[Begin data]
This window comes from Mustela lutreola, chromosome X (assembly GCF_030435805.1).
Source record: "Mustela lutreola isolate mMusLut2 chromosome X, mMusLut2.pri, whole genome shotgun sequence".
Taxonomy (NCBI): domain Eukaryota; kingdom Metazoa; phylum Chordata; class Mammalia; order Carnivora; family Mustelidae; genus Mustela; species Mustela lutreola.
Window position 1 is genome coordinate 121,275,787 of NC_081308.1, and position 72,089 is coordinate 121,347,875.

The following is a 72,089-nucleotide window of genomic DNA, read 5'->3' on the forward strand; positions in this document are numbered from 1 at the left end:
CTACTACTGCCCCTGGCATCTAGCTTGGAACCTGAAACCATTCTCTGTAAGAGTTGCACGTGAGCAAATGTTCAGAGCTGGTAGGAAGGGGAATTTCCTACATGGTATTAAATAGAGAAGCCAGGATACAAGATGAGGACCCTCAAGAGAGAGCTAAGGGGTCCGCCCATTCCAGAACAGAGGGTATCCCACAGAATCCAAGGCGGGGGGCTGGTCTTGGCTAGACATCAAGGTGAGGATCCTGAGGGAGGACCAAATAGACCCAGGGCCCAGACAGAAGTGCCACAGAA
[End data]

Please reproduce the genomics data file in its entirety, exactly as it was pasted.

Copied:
This window comes from Mustela lutreola, chromosome X (assembly GCF_030435805.1).
Source record: "Mustela lutreola isolate mMusLut2 chromosome X, mMusLut2.pri, whole genome shotgun sequence".
Taxonomy (NCBI): domain Eukaryota; kingdom Metazoa; phylum Chordata; class Mammalia; order Carnivora; family Mustelidae; genus Mustela; species Mustela lutreola.
Window position 1 is genome coordinate 121,275,787 of NC_081308.1, and position 72,089 is coordinate 121,347,875.

The following is a 72,089-nucleotide window of genomic DNA, read 5'->3' on the forward strand; positions in this document are numbered from 1 at the left end:
CTACTACTGCCCCTGGCATCTAGCTTGGAACCTGAAACCATTCTCTGTAAGAGTTGCACGTGAGCAAATGTTCAGAGCTGGTAGGAAGGGGAATTTCCTACATGGTATTAAATAGAGAAGCCAGGATACAAGATGAGGACCCTCAAGAGAGAGCTAAGGGGTCCGCCCATTCCAGAACAGAGGGTATCCCACAGAATCCAAGGCGGGGGGCTGGTCTTGGCTAGACATCAAGGTGAGGATCCTGAGGGAGGACCAAATAGACCCAGGGCCCAGACAGAAGTGCCACAGAA